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Is This Art? Artist Juxtaposes Her Nude Image Against Urban Landscapes

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The massive framework of New York’s abandoned subway stations, tunnels, sewers, catacombs, factories, hospitals and shipyards, have served as the backdrop for Manhattan artist Miru Kim to photograph herself nude.

metro New York:

"She inserts her naked body into the 'organism' of the metropolis, producing ethereal landscapes that explore the interaction of classic femininity and twenty-first century urbane.

'I have always been fascinated by living beings reclaiming the urban ruins,' said Kim.

'Envisioning imaginary beings that could dwell in these spaces, I began to occupy them myself.'

Her artwork has been heralded internationally, though she has gotten into more than a few scrapes with local law enforcement, she says.

She’s been chased by police officers, encountered a violent homeless man in an abandoned Hell’s Kitchen tunnel, and eluded NYPD helicopters for the sake of her art."

Kim was featured as one of America's Best and Brightest 2007 in Esquire magazine. Her work has been spotlighted in international media such as The New York Times, TED.com, The Financial Times, ARTE France, Ovation TV, Time Out New York, NY Arts Magazine an among others. Kim's self-bio describe herself as "an avid cook and a rat lover."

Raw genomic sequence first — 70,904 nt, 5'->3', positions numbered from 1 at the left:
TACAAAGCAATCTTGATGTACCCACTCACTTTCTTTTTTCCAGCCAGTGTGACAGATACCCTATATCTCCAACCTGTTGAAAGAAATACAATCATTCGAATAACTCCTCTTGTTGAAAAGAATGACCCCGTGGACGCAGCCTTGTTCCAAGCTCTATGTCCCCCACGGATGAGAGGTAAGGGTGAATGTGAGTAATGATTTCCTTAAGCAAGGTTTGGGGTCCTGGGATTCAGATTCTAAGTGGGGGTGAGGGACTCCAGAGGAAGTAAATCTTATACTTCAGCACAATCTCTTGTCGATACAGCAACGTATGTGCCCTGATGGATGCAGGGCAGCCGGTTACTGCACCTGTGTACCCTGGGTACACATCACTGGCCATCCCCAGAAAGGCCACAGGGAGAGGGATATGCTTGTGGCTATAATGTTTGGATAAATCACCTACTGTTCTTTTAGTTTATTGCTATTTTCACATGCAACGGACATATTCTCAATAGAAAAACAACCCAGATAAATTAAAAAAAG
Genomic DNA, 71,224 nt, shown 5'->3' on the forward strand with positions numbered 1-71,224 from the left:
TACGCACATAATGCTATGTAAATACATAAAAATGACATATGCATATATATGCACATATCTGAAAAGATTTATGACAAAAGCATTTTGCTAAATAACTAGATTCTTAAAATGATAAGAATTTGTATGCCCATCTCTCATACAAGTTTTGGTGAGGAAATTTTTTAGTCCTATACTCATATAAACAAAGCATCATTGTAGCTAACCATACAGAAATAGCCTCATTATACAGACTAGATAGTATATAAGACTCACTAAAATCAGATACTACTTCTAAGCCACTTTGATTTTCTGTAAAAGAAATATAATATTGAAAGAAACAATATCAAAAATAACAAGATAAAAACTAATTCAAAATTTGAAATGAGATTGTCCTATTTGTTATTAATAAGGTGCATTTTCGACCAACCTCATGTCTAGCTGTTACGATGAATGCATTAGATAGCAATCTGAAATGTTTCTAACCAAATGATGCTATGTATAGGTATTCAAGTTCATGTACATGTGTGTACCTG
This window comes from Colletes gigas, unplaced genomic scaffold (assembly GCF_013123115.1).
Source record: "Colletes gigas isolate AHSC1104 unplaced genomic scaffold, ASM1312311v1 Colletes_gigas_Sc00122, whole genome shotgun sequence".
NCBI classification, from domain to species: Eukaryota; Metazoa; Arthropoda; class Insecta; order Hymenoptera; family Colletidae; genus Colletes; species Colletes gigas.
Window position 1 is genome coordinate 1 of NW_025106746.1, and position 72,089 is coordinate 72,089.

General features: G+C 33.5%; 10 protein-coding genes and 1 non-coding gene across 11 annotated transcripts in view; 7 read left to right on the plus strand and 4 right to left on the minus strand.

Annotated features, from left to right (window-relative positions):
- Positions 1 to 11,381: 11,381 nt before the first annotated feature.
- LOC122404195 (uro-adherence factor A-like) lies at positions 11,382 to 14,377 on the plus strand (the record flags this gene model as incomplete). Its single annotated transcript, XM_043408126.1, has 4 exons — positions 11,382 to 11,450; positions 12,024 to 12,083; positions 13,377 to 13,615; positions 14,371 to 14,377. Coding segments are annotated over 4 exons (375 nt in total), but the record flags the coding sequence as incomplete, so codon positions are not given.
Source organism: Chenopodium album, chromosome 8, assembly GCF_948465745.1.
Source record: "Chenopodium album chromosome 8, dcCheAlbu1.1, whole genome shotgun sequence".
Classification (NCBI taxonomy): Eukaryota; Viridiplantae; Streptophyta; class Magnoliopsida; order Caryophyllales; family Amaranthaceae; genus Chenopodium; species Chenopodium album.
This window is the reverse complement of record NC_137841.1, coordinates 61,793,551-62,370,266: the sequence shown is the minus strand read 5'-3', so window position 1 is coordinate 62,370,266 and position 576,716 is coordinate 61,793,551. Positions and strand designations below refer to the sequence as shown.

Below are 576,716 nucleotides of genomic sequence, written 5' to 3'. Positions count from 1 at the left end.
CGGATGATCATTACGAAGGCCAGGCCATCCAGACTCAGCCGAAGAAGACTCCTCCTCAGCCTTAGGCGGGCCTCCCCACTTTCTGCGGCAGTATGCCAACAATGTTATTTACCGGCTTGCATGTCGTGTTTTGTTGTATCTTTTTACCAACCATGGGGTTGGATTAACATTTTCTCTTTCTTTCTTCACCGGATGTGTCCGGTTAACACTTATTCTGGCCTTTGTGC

The New York City project is titled "Naked City Spleen." Kim previously produced a series on "The Pig That Therefore I Am:"

Many of her photos, including this one below overlooking New York City from the Williamsburg Bridge, are pretty breathtaking. One wonders why she needed to put her bare skin in the photographs. Kim explains what she was doing towards the end of her statement on the "Naked City Spleen:"

"I have always been fascinated by living beings reclaiming the urban ruins, having come across more than just rats: wild dogs, cats, birds, and bees nesting in sugar barrels in abandoned sugar factories. Envisioning imaginary beings that could dwell in these spaces, I began to occupy them myself. I became an animal or a child interacting with the surroundings. As I momentarily inhabit these deserted sites, they are transformed from strange to familiar, from harsh to calm, from dangerous to ludic."

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